A Classic Wedding at the Denver Art Museum in Denver, Colorado

This modern, eclectic celebration ended up being a destination wedding. Even though the bride, Leah Jacoby (30 and a doctor), and groom, Dan Groves (3

This modern, eclectic celebration ended up being a destination wedding. Even though the bride, Leah Jacoby (30 and a doctor), and groom, Dan Groves (33 and a doctor), had lived in Denver, Colorado, for years before tying the knot, they moved to Washington, DC, for work two months before the wedding. The pair chose the sleek, modern sophistication of the Denver Art Museum for their wedding, happy to have the versatile space, which allowed for an outdoor ceremony and cocktail hour with an indoor reception. They added customized, bright, geometric accents throughout the space for a funky touch of fun amid the couple’s otherwise classic aesthetic. One-of-a-kind sculptures like a giant-size broom and dustpan provided a fun backdrop for photos.—Rory Kress

The bride wanted a dress that would be simple and elegant, and that would be comfortable for her to dance in. "My favorite part of the dress was that it had blue stitching, so I was excited to get blue shoes to match," Leah says.
Leah's matching blue shoes featured a custom imprint with her newly married name and wedding date on the soles.
"I just wanted to look like the most beautiful version of myself—not too overdone," Leah says. She pinned her curly hair into a relaxed updo and kept her makeup natural. The groom opted for a classic black suit with a blue tie.
The predominantly white bridal bouquet featured antique hydrangeas in blue as an accent color.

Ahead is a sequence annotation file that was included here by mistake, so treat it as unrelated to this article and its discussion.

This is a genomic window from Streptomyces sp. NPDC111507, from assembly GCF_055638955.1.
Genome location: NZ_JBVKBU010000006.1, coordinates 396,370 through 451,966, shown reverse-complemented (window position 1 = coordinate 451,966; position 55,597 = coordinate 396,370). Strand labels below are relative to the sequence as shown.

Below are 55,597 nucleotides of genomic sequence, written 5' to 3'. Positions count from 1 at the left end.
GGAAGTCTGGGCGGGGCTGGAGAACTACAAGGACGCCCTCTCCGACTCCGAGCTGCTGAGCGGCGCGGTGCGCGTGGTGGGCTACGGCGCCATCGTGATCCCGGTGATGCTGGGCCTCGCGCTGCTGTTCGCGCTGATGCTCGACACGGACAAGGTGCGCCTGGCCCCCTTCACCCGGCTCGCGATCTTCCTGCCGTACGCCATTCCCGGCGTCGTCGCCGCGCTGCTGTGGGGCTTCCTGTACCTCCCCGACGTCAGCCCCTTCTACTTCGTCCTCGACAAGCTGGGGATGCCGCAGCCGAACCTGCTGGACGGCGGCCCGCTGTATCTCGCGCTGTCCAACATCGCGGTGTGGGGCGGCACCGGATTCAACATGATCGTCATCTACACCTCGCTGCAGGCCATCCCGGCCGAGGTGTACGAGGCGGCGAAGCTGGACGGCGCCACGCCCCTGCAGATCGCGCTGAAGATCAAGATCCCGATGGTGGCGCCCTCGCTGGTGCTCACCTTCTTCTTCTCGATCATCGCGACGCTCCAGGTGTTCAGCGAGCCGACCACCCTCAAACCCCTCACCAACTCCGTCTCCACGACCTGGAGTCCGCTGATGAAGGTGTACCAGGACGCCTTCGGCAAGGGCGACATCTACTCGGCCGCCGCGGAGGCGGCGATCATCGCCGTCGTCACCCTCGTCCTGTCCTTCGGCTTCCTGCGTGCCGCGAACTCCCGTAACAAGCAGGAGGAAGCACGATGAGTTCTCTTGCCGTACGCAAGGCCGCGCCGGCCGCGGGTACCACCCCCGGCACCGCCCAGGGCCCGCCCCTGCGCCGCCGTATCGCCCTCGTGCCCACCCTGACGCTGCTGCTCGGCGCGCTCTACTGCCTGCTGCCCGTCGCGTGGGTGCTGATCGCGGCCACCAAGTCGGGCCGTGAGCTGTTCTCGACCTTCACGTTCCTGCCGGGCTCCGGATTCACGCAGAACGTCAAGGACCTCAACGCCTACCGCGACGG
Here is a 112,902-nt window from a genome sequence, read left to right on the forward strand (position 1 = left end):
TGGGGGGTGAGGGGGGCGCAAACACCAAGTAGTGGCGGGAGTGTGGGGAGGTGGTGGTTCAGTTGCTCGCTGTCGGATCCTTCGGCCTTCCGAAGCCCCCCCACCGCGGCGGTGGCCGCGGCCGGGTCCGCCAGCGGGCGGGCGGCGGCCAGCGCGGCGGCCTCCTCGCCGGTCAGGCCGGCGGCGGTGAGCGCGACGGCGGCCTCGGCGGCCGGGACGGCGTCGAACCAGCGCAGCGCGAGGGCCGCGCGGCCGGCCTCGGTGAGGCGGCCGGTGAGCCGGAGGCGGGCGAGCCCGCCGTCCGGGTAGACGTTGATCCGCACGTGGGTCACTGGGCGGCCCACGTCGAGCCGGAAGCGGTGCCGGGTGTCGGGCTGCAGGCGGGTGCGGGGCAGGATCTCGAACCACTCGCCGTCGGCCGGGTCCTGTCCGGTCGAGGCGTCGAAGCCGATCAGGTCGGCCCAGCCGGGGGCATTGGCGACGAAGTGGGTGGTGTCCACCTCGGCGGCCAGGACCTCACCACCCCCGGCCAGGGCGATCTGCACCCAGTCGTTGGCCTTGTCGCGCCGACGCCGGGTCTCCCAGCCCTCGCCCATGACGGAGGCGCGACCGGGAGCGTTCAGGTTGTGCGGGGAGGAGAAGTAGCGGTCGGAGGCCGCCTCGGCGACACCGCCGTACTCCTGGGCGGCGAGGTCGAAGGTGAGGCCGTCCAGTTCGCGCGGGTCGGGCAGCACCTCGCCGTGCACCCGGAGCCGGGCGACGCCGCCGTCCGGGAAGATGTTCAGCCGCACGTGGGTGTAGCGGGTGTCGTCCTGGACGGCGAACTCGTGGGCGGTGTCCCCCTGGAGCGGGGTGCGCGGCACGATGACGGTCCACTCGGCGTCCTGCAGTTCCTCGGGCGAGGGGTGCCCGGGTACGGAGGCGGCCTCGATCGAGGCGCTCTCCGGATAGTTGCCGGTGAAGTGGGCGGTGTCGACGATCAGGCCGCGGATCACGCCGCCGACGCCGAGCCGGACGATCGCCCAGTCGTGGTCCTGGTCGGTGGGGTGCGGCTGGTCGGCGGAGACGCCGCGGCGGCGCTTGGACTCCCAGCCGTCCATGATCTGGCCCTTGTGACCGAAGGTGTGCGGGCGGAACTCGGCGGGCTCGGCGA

The bridesmaids included Leah's sister-in-law, her best friend from medical school and two childhood friends. She wanted to keep their look informal, so she let them pick their own long, gray dresses in a shade of their choice. This low-key bride had not even seen what her bridesmaids were wearing until the wedding day arrived! The flower girls were her two nieces, who wore matching white dresses and gray sashes to match the bridesmaids.
The bride wanted to incorporate her Jewish heritage into the day, including a colorful ketubah featuring some of Colorado's natural beauty.
The couple blended the bride's Jewish background with secular traditions, writing the entire ceremony on their own. A close friend of hers from medical school officiated, and two of the bride's friends recited the traditional seven blessings. Dan even stomped on a glass at the end of the ceremony.
The couple said their vows under a birch chuppah with curly willow branches and a canopy made from cascading greens. The aisle was lined with wooden boxes filled with ethereal white floral arrangements.
The couple's custom stationary helped to guide the day's aesthetic. The invitations featured sleek triangles that were echoed in the reception's escort cards and even in the centerpieces.
The bold colors of the Denver Art Museum's outdoor sculpture collection matched the couple's bright, modern design.
The museum's reception space was a blank canvas that the couple  customized to feature their bold, geometric thematic elements. Their designers custom-built large, wooden geometric pendant lights to hang above the guests.
Centerpieces incorporated the bold golds and greens of the couple's stationary. Blue and glass vases featured the vintage Dutch green hydrangeas. All the tables featured silver linens and silver chiavari chairs to match.
The pair brought the bride's Jewish heritage into the reception with a traditional hora dance.
The couple had a geometric honeycomb wooden background built to highlight their wedding cake and bring soft candlelight into the sleek modern space. The cake was designed to evoke the couple's love of the mountains: inspired by birchwood elements and snow-capped peaks.
The pair kept their exit low-key after the reception. Leah says that using a wedding planner helped make the day a breeze, and she recommends that other couples not sweat the small details.